The Old Fashioned is a drink of history. This cocktail existed before the word cocktail was coined. As far back as the 1860’s people would ask for a drink “made the Old Fashioned way”, hence the name.
It is claimed that the drink was first formalised at the Pendennis Club in Louisville, Kentucky, as is cited in a Chicago Tribune article from February 1880, and then popularised when this version was brought to the Waldorf-Astoria Hotel, New York.
However, in Jerry Thomas’ “Bartenders Guide”, essential reading for any mixer of drinks, there is a recipe for an “Old Fashioned Holland Gin Cocktail”. And further reading does show that the first Old Fashioned’s (before they were old fashioned) did use dutch gins as the base. One must remember that this is going back to the 1830’s in the Southern U.S. when ice was not readily available.
These recipes would ask for a teaspoon of sugar dissolved in a dash of bitters and two ounces of water, topped off with an ounce of the aforementioned Genever, Dutch gin. It would be served at room temperature and, most likely with dirty water. I have experimented with these specifications and, whilst it is a fascinating journey to embark upon, I cannot in good conscience recommend it to anyone.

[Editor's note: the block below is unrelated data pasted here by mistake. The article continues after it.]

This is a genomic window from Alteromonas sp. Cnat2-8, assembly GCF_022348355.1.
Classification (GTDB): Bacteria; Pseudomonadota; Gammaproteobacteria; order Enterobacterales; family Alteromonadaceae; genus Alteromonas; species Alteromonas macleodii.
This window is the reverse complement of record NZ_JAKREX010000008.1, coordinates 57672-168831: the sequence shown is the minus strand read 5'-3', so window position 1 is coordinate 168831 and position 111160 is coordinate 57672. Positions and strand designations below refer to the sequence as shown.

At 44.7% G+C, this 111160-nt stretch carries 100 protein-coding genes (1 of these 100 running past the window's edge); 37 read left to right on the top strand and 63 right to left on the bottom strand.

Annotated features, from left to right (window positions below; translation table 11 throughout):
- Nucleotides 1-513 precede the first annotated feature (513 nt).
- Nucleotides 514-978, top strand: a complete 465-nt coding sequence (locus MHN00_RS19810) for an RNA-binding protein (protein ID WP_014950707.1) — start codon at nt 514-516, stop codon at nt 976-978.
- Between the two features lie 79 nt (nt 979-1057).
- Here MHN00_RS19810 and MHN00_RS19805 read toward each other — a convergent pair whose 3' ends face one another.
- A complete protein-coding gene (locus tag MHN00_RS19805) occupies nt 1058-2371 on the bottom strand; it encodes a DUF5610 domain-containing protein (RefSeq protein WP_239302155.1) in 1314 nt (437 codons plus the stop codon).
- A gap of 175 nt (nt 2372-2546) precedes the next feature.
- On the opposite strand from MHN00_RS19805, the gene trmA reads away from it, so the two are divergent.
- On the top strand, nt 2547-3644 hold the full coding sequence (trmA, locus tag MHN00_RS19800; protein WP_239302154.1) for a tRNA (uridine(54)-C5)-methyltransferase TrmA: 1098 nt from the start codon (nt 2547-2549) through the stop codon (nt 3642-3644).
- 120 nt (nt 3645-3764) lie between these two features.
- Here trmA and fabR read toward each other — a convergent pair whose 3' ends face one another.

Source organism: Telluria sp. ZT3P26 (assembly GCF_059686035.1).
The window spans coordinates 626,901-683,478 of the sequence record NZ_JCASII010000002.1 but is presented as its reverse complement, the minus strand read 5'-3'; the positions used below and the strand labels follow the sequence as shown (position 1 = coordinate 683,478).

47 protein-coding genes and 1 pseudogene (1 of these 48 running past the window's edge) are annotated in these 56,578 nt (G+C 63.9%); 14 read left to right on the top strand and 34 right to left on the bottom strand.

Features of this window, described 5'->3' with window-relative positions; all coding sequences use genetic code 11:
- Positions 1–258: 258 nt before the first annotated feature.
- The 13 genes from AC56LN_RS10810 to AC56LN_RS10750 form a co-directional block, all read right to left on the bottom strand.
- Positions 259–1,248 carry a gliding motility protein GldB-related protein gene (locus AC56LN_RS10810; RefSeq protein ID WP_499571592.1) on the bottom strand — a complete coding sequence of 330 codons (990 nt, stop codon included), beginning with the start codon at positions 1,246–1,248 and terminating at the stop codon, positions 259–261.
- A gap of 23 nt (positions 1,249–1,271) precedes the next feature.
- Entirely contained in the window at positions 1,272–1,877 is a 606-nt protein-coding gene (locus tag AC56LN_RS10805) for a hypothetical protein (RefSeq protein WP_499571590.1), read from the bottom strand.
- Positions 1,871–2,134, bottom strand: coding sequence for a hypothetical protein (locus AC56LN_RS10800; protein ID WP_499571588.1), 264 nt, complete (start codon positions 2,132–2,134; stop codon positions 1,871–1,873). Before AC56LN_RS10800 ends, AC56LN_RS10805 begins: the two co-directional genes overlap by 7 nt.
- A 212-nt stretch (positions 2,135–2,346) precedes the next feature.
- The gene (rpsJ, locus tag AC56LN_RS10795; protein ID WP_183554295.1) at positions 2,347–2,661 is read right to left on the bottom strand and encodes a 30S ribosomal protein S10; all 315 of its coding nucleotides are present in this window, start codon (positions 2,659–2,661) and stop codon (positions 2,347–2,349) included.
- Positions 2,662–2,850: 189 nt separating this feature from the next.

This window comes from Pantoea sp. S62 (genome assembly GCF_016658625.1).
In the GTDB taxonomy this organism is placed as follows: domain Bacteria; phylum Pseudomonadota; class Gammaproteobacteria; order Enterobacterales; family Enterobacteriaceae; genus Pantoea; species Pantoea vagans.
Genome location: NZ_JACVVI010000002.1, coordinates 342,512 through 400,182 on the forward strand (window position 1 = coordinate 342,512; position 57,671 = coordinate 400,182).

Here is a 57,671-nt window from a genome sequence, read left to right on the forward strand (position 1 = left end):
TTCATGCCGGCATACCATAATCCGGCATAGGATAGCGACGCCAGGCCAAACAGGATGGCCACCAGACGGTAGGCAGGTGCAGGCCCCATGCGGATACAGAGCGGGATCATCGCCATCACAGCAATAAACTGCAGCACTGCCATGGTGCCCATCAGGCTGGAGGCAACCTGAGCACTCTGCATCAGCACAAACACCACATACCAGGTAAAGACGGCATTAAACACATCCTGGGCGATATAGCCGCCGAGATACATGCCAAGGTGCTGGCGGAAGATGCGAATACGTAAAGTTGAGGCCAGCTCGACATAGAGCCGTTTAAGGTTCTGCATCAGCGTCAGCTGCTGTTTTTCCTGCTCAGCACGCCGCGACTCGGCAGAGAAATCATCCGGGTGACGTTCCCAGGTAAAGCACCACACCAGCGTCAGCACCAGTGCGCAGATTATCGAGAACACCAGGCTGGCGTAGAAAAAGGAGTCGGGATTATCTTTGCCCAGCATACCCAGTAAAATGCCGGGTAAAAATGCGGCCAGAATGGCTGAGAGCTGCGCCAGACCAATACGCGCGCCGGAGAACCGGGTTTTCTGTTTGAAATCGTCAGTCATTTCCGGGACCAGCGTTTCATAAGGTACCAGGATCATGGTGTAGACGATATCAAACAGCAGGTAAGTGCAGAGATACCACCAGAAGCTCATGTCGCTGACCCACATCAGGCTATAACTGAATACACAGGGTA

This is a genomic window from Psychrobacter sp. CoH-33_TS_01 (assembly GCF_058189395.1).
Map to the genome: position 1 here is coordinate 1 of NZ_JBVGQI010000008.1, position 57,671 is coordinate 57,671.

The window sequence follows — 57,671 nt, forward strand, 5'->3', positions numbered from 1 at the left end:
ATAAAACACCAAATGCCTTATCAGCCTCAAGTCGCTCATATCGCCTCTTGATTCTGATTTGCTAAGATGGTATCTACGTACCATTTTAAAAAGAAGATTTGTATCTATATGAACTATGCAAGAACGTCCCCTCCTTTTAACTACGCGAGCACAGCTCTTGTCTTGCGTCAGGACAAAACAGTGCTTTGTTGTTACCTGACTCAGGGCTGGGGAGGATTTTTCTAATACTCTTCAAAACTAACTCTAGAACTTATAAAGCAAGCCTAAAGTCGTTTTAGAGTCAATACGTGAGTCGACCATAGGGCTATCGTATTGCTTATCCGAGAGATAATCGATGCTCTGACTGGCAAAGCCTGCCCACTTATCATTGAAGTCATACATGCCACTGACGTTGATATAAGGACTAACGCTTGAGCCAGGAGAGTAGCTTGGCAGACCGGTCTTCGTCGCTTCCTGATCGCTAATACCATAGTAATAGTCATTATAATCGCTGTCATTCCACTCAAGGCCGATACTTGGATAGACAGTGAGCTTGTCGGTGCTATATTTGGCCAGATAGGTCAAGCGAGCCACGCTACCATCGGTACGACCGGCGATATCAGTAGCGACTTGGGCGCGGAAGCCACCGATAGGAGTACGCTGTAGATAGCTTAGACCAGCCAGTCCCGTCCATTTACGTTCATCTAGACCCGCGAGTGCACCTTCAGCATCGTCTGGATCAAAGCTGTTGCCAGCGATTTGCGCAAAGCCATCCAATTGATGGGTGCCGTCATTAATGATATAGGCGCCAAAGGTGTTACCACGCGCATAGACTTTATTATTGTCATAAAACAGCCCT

By the late 1800’s the realisation that whiskey (American spelling because we’re still in America) was a far superior base to this combination of ingredients and the first true Old Fashioned’s were roughly standardised.
Old Fashioned Whiskey Cocktail Dissolve a small lump of sugar with a little water in a whiskey-glass; add two dashes Angostura bitters, a small piece of ice, a piece of lemon-peel, one jigger whiskey. Mix with small bar-spoon and serve, leaving spoon in glass.”
It is one of the first recipes from George Kappelers’ 1895 book “Modern American Drinks”. And is essentially the drink as we see it today.
A sweetening agent, a bittering agent, a slug of good booze, all mixed and chilled and served with something to make it pretty. The base for every cocktail ever made and the first original mixed drink.
However, before watching Don Draper and following his moves, this author recommends that anyone serious about this otherworldly beautiful concoction should get their hands on a copy of David A. Embury’s “Fine Art of Mixing Drinks” from 1953. This seminal work describes in detail the full process and purpose of producing the perfect Old Fashioned which is truly a work of imbibable art.